Heritage Gives Spoelstra an Inside View of Filipino Basketball
It's why he is going back in August. The grassroots love of the game that he saw there was startling.
"It's fanatical. The passion for basketball is really inspiring,'' Spoelstra told FanHouse last week. "You'd be driving down a street, see the extreme poverty all around, but you'd still see basketball hoops everywhere, on sides of buildings, on store fronts, in the middle of the street. Kids would be playing barefoot, or in sandals, the hoops would be bent, and everyone was playing, everywhere you went.''
Spoelstra has a unique perspective on the grip that basketball holds on the people of the Philippines. His mother was born and raised there, making him the first and only head coach in the NBA -- or in any of North America's major sports leagues -- of Filipino decent.
His return last summer was his first visit since she took him home to visit as a 3-year-old. He met uncles and aunts last summer that he hadn't seen in more than 35 years. He met cousins he had never seen before.
"I knew basketball was big because everyone on my mother's side of the family is a big fan,'' he said. "I think they're proud of me. And I'm very proud of my heritage.''
Spoelstra almost played in the professional league there after he left the University of Portland as a four-year starter at point guard. He regrets now that he never did, going to Germany instead for two years as a player-coach before getting his foot in the door with the NBA.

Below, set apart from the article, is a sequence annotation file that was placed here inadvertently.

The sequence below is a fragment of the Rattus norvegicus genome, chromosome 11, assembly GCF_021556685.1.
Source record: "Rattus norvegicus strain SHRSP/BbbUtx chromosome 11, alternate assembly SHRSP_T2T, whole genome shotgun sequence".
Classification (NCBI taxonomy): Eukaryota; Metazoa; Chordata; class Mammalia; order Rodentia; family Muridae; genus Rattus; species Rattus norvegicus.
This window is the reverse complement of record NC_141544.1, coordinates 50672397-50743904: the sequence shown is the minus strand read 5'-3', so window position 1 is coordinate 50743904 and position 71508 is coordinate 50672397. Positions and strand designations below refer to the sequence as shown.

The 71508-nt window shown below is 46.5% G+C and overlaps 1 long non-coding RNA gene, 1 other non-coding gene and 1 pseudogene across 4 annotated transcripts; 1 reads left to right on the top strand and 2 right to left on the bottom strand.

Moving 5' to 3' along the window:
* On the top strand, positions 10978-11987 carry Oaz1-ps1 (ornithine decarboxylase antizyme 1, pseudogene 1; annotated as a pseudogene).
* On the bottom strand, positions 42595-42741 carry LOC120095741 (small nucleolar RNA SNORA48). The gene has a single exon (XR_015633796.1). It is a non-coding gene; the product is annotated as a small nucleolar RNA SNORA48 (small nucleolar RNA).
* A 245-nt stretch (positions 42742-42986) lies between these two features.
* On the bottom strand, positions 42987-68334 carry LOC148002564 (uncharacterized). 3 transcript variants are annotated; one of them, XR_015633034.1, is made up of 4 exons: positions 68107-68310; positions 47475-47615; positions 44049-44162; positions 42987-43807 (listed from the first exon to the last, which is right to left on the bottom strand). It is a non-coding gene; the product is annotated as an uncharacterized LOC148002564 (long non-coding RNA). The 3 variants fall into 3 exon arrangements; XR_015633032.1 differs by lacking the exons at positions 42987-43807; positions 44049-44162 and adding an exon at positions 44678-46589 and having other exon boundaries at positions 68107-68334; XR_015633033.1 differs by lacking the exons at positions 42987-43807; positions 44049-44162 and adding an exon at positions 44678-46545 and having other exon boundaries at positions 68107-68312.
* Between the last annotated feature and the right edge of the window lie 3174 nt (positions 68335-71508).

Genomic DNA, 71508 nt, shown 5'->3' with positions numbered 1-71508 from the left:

The Philippines is one of three countries in the world -- the other two are Lithuania and Serbia -- that boast basketball as their most popular sport.
Spoelstra, now 39, was there last summer as part of a sports envoy program put together by the U.S. State Department and the NBA. He was the natural choice to lead the delegation, attracting large and captive audiences wherever they stopped.
People responded to him, and it touched him deeply. He and his staff conducted camps for kids and clinics for coaches at every stop during a week-long visit. The corporate people in the group distributed shoes at every stop. He delivered the basketball message.
And what they found was a stunning knowledge of the NBA throughout the country.
"The kids would come to the camps with no shoes, but they knew all about the NBA, and not just about the star players. They knew everyone. They knew my assistant coaches,'' he said. "Some of what the little kids knew about the NBA just blew me away.''
The tour was designed to promote United States goodwill through basketball. This time when he returns, he is going as part of the league's outreach program. His interest is more than sincere. It's personal.
His mother, who once taught at Mindanao State University in Marawi City, came to the United States in 1966. Erik grew up around the NBA because his father Jon Spoelstra worked in the front offices of the Portland Trail Blazers, Denver Nuggets and New Jersey Nets.
"It wasn't just me they were interested in. It was the whole NBA. I kept hearing the Heat was their favorite team, but I think they were just being polite,'' he joked. "I saw a lot of LeBron fans, a lot of Celtics and Lakers fans, too.''
At a semi-private family reunion late in the week, more than 80 friends and family gathered, some even showing him baby pictures of himself that he had never seen before.
"It was a very emotional week for me, almost surreal at times,'' he said. "I'm excited about going back this summer. When my mother first left more than 40 years ago, I don't think she ever thought her son would be back representing the NBA. I feel a sense of pride and responsibility. ''